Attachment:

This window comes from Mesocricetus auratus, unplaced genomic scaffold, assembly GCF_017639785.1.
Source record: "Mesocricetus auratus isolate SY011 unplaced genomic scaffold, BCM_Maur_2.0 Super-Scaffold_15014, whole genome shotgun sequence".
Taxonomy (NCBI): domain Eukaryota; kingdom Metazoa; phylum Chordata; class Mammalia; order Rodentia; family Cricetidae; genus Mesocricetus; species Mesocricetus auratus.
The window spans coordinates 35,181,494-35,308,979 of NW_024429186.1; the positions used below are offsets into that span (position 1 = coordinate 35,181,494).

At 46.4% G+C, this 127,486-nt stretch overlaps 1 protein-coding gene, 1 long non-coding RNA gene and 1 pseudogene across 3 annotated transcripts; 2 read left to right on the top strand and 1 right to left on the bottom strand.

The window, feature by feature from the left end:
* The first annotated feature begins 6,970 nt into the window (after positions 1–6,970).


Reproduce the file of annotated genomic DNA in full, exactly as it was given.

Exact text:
This window comes from Mesocricetus auratus, unplaced genomic scaffold, assembly GCF_017639785.1.
Source record: "Mesocricetus auratus isolate SY011 unplaced genomic scaffold, BCM_Maur_2.0 Super-Scaffold_15014, whole genome shotgun sequence".
Taxonomy (NCBI): domain Eukaryota; kingdom Metazoa; phylum Chordata; class Mammalia; order Rodentia; family Cricetidae; genus Mesocricetus; species Mesocricetus auratus.
The window spans coordinates 35,181,494-35,308,979 of NW_024429186.1; the positions used below are offsets into that span (position 1 = coordinate 35,181,494).

At 46.4% G+C, this 127,486-nt stretch overlaps 1 protein-coding gene, 1 long non-coding RNA gene and 1 pseudogene across 3 annotated transcripts; 2 read left to right on the top strand and 1 right to left on the bottom strand.

The window, feature by feature from the left end:
* The first annotated feature begins 6,970 nt into the window (after positions 1–6,970).